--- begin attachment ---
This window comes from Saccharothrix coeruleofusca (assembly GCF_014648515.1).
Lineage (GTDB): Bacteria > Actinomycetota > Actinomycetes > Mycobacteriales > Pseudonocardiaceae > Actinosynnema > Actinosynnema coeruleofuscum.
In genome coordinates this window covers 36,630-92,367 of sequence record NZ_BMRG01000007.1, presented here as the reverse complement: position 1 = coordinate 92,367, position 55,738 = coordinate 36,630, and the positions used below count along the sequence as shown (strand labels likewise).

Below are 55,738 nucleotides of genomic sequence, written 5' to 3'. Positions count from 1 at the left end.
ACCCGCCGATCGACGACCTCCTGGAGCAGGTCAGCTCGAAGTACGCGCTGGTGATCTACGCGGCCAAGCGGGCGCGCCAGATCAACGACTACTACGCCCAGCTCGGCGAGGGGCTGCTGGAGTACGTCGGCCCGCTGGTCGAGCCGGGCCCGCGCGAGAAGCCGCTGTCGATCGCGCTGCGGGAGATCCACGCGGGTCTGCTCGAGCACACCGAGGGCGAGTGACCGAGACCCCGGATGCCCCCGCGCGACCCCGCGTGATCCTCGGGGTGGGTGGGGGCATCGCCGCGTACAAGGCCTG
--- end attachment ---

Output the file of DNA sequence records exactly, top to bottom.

This window comes from Saccharothrix coeruleofusca (assembly GCF_014648515.1).
Lineage (GTDB): Bacteria > Actinomycetota > Actinomycetes > Mycobacteriales > Pseudonocardiaceae > Actinosynnema > Actinosynnema coeruleofuscum.
In genome coordinates this window covers 36,630-92,367 of sequence record NZ_BMRG01000007.1, presented here as the reverse complement: position 1 = coordinate 92,367, position 55,738 = coordinate 36,630, and the positions used below count along the sequence as shown (strand labels likewise).

Below are 55,738 nucleotides of genomic sequence, written 5' to 3'. Positions count from 1 at the left end.
ACCCGCCGATCGACGACCTCCTGGAGCAGGTCAGCTCGAAGTACGCGCTGGTGATCTACGCGGCCAAGCGGGCGCGCCAGATCAACGACTACTACGCCCAGCTCGGCGAGGGGCTGCTGGAGTACGTCGGCCCGCTGGTCGAGCCGGGCCCGCGCGAGAAGCCGCTGTCGATCGCGCTGCGGGAGATCCACGCGGGTCTGCTCGAGCACACCGAGGGCGAGTGACCGAGACCCCGGATGCCCCCGCGCGACCCCGCGTGATCCTCGGGGTGGGTGGGGGCATCGCCGCGTACAAGGCCTG